The suit, which is marked SC/W/715/2022, arose as a result of the NJC’s bid to challenge the Court of Appeal’s decision invalidating Justice Olotu’s compulsory retirement from the Federal High Court, Abuja.

Justice Olotu was appointed a judge of Federal High Court on July 28, 2000 and resumed on the Bench on September 1, 2000. The NJC recommended her compulsory retirement on February 27, 2014, which the then President Goodluck Jonathan approved.

The NJC’s compulsory retirement hammer also fell on Justice U. A Inyang of the FCT High Court, Abuja.

Aggrieved by the decision, Justice Olotu sued the NJC at the National Industrial Court of Nigeria (NICN) in Abuja. The NICN, on September 20, 2017 upheld the NJC’s decision.

Dissatisfied, the Judge approached the Court of Appeal in Abuja for redress and won.

The Appellate Court on February 25, 2022 voided Justice Olotu’s compulsory retirement.

In a unanimous judgment, a three-member panel of the court, led by Justice Peter Ige, held among others, that the process leading to Justice Olotu’s removal was flawed.

Justice Danlami Senchi, who read the lead judgment, held that since the Federal Judicial Service Commission (FJSC) did not recommend that Justice Olotu be compulsorily retired, the recommendation made by the NJC to Nigerian President in that regard was unlawful, null and void.

Justice Senchi noted that since the FJSC is constitutionally empowered to recommend lawyers for appointment as Federal Judges, its recommendation is also necessary before such a judge could be relieved of his or her appointment.

He proceeded to hold that without the FJSC first recommending a judge for removal, such recommendation by the NJC (as it is in the case of Justice Olotu) and the subsequent acceptance of the recommendation by the President are a nullity.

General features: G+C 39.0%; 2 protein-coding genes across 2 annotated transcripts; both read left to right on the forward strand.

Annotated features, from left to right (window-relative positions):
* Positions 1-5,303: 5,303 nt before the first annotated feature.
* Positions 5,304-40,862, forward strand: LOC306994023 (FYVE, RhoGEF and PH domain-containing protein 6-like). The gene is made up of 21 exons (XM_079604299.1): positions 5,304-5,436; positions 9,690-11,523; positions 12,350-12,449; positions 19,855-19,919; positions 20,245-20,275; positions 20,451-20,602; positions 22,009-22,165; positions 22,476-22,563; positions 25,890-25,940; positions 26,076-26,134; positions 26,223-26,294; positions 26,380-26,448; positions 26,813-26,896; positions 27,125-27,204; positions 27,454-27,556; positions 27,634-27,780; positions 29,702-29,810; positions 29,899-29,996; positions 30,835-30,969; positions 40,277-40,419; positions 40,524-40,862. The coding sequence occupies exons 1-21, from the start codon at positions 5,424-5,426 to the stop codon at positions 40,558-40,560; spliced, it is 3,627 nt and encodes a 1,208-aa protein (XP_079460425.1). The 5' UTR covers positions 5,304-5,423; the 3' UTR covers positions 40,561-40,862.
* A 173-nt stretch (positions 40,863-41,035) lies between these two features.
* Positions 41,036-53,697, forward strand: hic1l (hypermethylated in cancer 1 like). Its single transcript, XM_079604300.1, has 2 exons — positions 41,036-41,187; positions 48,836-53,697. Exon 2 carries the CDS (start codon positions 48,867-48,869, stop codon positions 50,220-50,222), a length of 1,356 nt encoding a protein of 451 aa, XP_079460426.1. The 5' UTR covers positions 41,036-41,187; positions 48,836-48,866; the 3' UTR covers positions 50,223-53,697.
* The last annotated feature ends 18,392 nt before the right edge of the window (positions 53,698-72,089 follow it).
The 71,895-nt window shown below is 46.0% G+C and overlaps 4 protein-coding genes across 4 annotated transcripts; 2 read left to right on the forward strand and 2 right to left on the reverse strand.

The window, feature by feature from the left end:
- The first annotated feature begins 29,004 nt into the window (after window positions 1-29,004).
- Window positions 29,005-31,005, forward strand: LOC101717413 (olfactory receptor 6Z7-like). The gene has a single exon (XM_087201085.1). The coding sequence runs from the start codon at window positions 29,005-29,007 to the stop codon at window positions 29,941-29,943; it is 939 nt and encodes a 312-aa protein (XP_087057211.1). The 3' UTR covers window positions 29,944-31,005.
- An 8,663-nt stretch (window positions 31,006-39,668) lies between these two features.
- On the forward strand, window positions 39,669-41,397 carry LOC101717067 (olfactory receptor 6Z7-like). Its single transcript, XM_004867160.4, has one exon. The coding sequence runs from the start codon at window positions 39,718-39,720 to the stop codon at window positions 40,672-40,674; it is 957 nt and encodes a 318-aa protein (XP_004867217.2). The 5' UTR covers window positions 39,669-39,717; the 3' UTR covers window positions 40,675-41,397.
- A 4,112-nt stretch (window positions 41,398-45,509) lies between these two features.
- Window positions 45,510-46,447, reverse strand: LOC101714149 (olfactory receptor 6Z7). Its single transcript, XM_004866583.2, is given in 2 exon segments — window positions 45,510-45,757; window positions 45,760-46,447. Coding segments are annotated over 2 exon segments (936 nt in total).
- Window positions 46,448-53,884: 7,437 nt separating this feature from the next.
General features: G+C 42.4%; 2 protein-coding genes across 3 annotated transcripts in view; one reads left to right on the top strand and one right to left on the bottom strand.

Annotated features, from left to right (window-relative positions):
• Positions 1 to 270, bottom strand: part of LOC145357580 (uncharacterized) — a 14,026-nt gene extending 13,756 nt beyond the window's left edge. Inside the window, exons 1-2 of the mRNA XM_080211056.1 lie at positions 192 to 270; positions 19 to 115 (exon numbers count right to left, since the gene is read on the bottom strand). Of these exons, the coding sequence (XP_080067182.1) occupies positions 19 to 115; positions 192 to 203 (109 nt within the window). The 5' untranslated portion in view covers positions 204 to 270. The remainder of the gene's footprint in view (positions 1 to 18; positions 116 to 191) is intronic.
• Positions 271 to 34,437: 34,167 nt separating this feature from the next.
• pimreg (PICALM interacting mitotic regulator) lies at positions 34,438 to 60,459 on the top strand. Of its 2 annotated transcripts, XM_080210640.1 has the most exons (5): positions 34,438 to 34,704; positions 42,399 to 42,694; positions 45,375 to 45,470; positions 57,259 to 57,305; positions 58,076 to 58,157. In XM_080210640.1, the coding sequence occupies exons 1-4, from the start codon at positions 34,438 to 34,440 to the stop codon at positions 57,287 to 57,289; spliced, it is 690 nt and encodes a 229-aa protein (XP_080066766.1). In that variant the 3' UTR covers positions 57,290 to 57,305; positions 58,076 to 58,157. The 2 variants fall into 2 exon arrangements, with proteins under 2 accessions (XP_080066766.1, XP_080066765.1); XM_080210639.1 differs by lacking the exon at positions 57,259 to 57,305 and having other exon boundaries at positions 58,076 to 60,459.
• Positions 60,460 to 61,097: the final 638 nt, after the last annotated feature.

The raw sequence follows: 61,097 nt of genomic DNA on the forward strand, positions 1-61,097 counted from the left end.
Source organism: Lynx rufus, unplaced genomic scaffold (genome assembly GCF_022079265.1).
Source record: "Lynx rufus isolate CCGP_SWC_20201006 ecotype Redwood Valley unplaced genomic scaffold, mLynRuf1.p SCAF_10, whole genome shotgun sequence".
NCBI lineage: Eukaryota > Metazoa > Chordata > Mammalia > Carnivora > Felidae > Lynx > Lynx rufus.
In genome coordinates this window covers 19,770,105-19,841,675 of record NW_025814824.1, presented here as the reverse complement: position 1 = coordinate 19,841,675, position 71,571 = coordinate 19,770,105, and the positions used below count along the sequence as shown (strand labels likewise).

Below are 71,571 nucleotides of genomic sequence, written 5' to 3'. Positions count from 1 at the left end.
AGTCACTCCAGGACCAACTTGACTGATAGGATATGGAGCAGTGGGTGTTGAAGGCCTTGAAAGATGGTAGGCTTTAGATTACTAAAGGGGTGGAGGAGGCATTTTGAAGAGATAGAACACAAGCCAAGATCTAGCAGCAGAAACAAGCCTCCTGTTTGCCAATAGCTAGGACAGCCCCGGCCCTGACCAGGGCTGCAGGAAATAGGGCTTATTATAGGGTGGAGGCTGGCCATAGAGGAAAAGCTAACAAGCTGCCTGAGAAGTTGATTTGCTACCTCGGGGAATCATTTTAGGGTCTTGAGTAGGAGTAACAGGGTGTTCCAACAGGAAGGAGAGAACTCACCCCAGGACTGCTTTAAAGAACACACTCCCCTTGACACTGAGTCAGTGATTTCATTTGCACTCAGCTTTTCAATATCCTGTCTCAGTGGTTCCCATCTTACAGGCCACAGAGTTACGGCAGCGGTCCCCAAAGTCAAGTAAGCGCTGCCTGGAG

The Court of Appeal thus, set aside the earlier judgment by Justice E. N. Agbakoba of the NICN, which upheld Justice Olutu’s compulsory retirement.

In reading the judgment, Justice Senchi held: “This finding by the trial court is perverse, wrong and a miscarriage of justice with regards to the appellant whose complaint was that the jurisdiction of the 2nd respondent was not evoked for failure to comply with Paragraph 13(b) of Part I of the Third Schedule to the 1999 Constitution. Thus, the decision of the trial court breached the right of the appellant to fair hearing and such decision is a nullity.

“The issue number one of the appellant and or the issue couched by the court is hereby resolved in favour of the appellant and against the respondents.

“Thus, this appeal is meritorious and it is accordingly allowed. Going into the other issues will only amount to a waste of judicial energy.

“The decision of the National Industrial Court in Suit No. NICN/ABJ/380/2016 delivered on September 20, 2017, being a nullity, it is hereby set aside.

“Consequently, the action of the 2nd respondent by recommending the compulsory retirement of the appellant as a Judge of the Federal High Court, and the approval or acceptance of such recommendation by the 1st respondent is hereby declared null and void and of no effect, being a nullity, it is hereby set aside.”

The court added that the appellant is entitled to all benefits and privileges as a serving judge.

The judgment also specifically held that Justice Olotu should be paid all her benefits as a Federal High Court Judge.

Justice Senchi, however, was not direct on whether or not Justice Olotu should be recalled, and did not make a specific order of reinstatement.

However, he did hold, in orders 1-4, that the recommendation upon which Justice Olotu was compulsory retired was a nullity, and it set it aside. This implies that Justice Olotu was never retired in the eyes of the law and is still a serving Justice.